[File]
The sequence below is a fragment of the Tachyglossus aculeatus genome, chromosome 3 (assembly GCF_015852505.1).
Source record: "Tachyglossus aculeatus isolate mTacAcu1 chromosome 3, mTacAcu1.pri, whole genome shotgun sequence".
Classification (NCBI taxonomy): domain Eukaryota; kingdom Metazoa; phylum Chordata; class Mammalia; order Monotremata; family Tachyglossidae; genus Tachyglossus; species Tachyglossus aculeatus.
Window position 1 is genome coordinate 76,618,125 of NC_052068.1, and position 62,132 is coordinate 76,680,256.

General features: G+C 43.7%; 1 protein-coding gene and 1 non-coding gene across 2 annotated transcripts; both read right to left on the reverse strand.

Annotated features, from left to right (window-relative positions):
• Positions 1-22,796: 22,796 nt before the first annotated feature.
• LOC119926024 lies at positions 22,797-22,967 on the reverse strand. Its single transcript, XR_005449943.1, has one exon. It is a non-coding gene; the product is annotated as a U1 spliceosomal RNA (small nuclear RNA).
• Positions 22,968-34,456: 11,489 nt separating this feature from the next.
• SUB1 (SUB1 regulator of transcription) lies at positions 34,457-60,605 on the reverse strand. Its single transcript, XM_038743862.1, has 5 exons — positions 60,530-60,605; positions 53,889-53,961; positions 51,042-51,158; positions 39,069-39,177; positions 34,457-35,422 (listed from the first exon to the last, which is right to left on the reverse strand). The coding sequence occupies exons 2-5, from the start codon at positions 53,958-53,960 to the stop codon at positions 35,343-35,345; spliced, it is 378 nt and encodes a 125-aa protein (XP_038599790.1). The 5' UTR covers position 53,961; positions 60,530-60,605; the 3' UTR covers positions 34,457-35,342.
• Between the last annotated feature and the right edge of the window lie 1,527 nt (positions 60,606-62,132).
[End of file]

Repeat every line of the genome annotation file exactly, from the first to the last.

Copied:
The sequence below is a fragment of the Tachyglossus aculeatus genome, chromosome 3 (assembly GCF_015852505.1).
Source record: "Tachyglossus aculeatus isolate mTacAcu1 chromosome 3, mTacAcu1.pri, whole genome shotgun sequence".
Classification (NCBI taxonomy): domain Eukaryota; kingdom Metazoa; phylum Chordata; class Mammalia; order Monotremata; family Tachyglossidae; genus Tachyglossus; species Tachyglossus aculeatus.
Window position 1 is genome coordinate 76,618,125 of NC_052068.1, and position 62,132 is coordinate 76,680,256.

General features: G+C 43.7%; 1 protein-coding gene and 1 non-coding gene across 2 annotated transcripts; both read right to left on the reverse strand.

Annotated features, from left to right (window-relative positions):
• Positions 1-22,796: 22,796 nt before the first annotated feature.
• LOC119926024 lies at positions 22,797-22,967 on the reverse strand. Its single transcript, XR_005449943.1, has one exon. It is a non-coding gene; the product is annotated as a U1 spliceosomal RNA (small nuclear RNA).
• Positions 22,968-34,456: 11,489 nt separating this feature from the next.
• SUB1 (SUB1 regulator of transcription) lies at positions 34,457-60,605 on the reverse strand. Its single transcript, XM_038743862.1, has 5 exons — positions 60,530-60,605; positions 53,889-53,961; positions 51,042-51,158; positions 39,069-39,177; positions 34,457-35,422 (listed from the first exon to the last, which is right to left on the reverse strand). The coding sequence occupies exons 2-5, from the start codon at positions 53,958-53,960 to the stop codon at positions 35,343-35,345; spliced, it is 378 nt and encodes a 125-aa protein (XP_038599790.1). The 5' UTR covers position 53,961; positions 60,530-60,605; the 3' UTR covers positions 34,457-35,342.
• Between the last annotated feature and the right edge of the window lie 1,527 nt (positions 60,606-62,132).